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The Rebellions of 1837

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The Rebellions of 1837 Family Compact The Chateau Clique Council of Twelve Lower Canadian Rebellion Upper Canadian Rebellion Canadian Democracy is Born! – PowerPoint PPT presentation

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Title: The Rebellions of 1837


1
The Rebellions of 1837
  • Family Compact
  • The Chateau Clique
  • Council of Twelve
  • Lower Canadian Rebellion
  • Upper Canadian Rebellion

2
Lead up to Rebellion
Papineau
  • Lower Canada lead by Louis-Joseph Papineau
    (aristocratic)
  • Upper Canada lead by William Lyon Mackenzie
    (newspaperman)
  • Reasons were the same a colonial administration
    out of touch with its subjects
  • In Upper Canada political change
  • In Lower Canada political change with language
    and culture

Mackenzie
3
Political Problems
  • The root problem was having elected assemblies
    under the control of appointed councils.
  • Councils and assemblies could not get along.
  • In Lower Canada the elected assembly was mostly
    French Canadian and the council was English
    Canadian.

4
Chateau Clique
  • Château Clique, a nickname given to the small
    group of officials, usually members of the
    anglophone merchant community.
  • The term referred to the governor's residence and
    the location of government offices, Château
    St-Louis.

The Château St-Louis burned down in 1834.
5
Chateau Clique
  • Included James McGill and John Molson , who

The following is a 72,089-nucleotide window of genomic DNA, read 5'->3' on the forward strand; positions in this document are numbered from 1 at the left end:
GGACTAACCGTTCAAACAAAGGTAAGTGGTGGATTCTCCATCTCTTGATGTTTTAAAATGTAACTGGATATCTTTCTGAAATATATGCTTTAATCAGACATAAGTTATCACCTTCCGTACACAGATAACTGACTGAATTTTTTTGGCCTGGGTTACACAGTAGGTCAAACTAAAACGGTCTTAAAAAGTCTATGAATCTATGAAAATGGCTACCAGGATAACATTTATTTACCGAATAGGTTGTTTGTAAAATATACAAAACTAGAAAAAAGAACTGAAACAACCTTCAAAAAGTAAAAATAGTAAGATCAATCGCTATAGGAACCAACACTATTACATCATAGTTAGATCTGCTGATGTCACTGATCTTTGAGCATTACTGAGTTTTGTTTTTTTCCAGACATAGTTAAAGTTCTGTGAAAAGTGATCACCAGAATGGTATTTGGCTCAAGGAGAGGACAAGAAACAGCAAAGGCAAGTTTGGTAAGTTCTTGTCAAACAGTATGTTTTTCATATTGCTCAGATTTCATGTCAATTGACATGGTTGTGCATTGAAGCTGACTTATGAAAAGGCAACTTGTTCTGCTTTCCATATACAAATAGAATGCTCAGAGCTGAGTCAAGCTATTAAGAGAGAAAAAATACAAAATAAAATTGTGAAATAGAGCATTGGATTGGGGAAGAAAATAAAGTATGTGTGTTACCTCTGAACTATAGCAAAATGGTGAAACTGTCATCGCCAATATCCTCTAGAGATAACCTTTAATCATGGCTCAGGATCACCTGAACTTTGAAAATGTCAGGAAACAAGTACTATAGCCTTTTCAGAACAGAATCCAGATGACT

dominated the executive and legislative councils,
    the judiciary and senior bureaucratic positions
    of Lower Canada until the 1830s.

James McGill
McGill University
6
Chateau Clique
  • John Molson, brewer, banker, steamship builder.
  • He also entered the lumber business during the
    building boom of the early 1800s, built a hotel
    and in 1821 established the colony's first
    distillery and financed the Champlain and Saint
    Lawrence Railroad, the first railway in Canada.

7
Rule by Clique
  • The French Canadians were still able to get
    French language as the language of government.
  • The elected assemblies could only use their power
    in a negative manner.
  • They could block the government from making laws
    but could make no law.
  • British immigrants poured into Lower Canada.
  • Two different types of immigrants
  • Poor Irish coming to Canada to improve their
    lives came as human ballast on lumber ships.
  • Middle class Brits looking to make it rich.
  • Canada was settled by extremes of middle class
    and poor.
  • America was settled by middle class.

8
Rule by Clique
  • The Clique aggressively pursued canal building,
    the establishment of banking institutions, and
    the abolition of the Seigneurial System and
    French Civil Law.
  • In the 1820s the Clique opposed efforts by the
    assembly to control public revenues and continued
    their efforts aimed at the assimilation of French
    Canadians.
  • In 1822, the Clique supported a scheme to reunite
    Upper and Lower Canada.
  • In the 1830s, the Clique blocked Louis-Joseph
    Papineau's resolutions demanding Responsible
    Government.

9
Family Compact
  • In Upper Canada the oligarchy was called the
    Family Compact.
  • Comprised of Conservatives, members of the
    Anglican Church, Loyalists and self proclaimed
    defenders of 1812.
  • Most often the families were related in one way
    or another.

Bank of Upper Canada
  • They were centered at York Toronto, linked
    by family patronage and shared political and
    social beliefs to the professional and
    mercantile upper middle class.

10
The Family Compact
  • The group emerged after John Graves Simcoe, Upper
    Canada's first lieutenant-governor, attempted to
    create a local aristocracy by appointing his
    Loyalist friends to government posts and granting
    them land.

John Graves Simcoe
11
The Family Compact
  • The next generation included Sir John Beverley
    Robinson and John Strachan, who were drawn into
    the governing Tory conservative elite.

John Strachan
Sir John Beverley Robinson
12
A Deteriorating Situation
  • In Lower Canada the seigneurial system had failed
    to protect the elites.
  • By 1830 more than ½ of the estates were in